After extended deliberation, I’ve gone ahead and purchased a licence for Reaper. I’ve already got Digital Audio Workstation (DAW) software in the form of Logic Pro but that only runs on Macs and I’m not sure my trusty MacBook is going to last for another eight years. I like Logic and know it well but I want to learn more about Reaper as well so that I’m not forced into paying the ‘Apple tax’. Anyway, each piece of software will have strengths and weaknesses so it won’t hurt to get another DAW under my belt.
Today’s task was chopping up a rehearsal recording into individual files. Reaper isn’t quite as pretty as Logic (I can probably do a bit more to customise that) but it worked well, particularly after I figured out how to set a shortcut to quickly pick colours for the rehearsal segments I wanted to keep. I do particularly like that, when you export the files (‘render’ in Reaperese) you get feedback on the maximum volume and overall LUF values for each one – indeed, watching the batch go through prompted me to stop and go back to drop in a compressor and EQ because I spotted that I had more headroom than needed.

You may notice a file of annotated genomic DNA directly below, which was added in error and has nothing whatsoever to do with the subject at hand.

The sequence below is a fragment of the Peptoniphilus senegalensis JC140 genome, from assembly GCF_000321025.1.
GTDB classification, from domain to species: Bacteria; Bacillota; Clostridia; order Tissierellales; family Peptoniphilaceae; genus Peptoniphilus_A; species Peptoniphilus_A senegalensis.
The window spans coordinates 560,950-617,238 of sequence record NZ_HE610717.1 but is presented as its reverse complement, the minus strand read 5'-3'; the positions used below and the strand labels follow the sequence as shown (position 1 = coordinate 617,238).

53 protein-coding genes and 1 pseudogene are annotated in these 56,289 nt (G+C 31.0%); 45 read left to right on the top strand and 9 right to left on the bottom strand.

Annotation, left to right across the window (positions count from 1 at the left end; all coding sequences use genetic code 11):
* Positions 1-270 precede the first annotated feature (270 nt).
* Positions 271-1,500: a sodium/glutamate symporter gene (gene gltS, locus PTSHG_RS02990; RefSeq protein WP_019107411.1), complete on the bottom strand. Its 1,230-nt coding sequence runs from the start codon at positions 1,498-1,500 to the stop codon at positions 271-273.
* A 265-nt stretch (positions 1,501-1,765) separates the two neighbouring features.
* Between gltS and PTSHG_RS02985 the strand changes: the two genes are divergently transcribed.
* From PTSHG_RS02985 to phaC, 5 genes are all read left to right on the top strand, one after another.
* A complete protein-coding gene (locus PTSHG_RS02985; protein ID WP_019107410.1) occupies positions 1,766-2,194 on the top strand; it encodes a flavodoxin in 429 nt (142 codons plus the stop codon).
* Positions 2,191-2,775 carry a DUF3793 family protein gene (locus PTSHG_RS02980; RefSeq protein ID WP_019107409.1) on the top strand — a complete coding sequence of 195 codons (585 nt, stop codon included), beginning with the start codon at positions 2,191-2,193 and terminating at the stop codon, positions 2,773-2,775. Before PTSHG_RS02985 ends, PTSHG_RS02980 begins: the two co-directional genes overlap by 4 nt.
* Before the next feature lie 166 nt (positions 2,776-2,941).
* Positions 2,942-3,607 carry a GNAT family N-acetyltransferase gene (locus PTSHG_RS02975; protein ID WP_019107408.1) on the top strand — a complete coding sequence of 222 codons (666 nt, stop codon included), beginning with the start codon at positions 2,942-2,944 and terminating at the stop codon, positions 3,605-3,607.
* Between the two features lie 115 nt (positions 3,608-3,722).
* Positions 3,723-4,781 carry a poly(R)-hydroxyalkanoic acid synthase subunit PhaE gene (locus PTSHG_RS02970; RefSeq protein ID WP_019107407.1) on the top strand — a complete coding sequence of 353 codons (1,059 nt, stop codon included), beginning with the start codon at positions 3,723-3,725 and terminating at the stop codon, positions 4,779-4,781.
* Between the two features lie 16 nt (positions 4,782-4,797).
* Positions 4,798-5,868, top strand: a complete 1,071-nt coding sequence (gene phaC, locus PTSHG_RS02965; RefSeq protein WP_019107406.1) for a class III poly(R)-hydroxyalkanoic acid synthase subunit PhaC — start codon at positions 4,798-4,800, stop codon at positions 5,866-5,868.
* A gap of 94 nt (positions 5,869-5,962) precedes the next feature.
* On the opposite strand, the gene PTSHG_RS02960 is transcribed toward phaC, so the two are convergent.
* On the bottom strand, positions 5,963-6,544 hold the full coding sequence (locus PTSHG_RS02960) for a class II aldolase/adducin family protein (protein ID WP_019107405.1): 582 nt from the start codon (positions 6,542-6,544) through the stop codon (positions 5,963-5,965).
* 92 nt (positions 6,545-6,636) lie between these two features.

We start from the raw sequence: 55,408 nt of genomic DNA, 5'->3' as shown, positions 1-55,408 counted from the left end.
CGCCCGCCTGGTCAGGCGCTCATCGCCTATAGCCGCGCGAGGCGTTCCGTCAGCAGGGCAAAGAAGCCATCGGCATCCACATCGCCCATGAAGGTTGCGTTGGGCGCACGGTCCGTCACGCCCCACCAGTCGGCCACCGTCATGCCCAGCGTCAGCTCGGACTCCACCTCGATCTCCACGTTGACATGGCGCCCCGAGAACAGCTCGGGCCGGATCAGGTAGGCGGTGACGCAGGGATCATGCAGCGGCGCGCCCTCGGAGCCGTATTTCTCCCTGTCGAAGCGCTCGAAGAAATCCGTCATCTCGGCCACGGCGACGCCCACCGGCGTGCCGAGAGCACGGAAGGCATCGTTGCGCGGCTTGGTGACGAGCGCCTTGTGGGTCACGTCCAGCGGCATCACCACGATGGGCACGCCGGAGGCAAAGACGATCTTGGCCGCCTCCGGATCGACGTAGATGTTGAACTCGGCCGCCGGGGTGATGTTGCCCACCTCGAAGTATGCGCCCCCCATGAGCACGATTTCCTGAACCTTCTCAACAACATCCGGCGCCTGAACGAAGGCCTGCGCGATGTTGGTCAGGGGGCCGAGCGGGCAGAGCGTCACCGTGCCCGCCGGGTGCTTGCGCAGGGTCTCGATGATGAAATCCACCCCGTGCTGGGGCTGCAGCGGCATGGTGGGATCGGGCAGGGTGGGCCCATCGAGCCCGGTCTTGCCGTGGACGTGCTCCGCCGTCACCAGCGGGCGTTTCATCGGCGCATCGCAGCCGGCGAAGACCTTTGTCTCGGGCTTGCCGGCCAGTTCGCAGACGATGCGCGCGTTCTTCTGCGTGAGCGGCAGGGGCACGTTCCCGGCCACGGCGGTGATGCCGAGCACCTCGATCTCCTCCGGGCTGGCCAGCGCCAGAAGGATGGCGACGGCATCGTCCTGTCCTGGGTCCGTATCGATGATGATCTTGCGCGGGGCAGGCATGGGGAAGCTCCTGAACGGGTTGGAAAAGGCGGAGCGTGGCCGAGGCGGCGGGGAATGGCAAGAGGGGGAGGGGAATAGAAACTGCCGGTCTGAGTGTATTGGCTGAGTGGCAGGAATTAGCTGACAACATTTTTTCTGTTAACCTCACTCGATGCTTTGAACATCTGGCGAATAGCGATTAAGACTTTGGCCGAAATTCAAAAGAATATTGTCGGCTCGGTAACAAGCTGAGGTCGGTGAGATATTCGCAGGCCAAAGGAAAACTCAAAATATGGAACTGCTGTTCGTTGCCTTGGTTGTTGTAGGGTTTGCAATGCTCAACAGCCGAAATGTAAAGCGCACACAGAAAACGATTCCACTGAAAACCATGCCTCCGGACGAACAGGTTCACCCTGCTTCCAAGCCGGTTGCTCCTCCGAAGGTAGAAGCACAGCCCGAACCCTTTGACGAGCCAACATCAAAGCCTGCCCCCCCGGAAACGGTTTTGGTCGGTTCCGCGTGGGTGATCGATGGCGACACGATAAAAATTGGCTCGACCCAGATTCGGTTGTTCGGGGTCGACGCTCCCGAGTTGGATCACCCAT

I still anticipate using Logic for some things (I don’t think there is a free replacement for its excellent software ‘drummer’ feature) but I’ll try to learn how to cover much of the same ground in Reaper and also explore some of the unique things, like being able to script common tasks.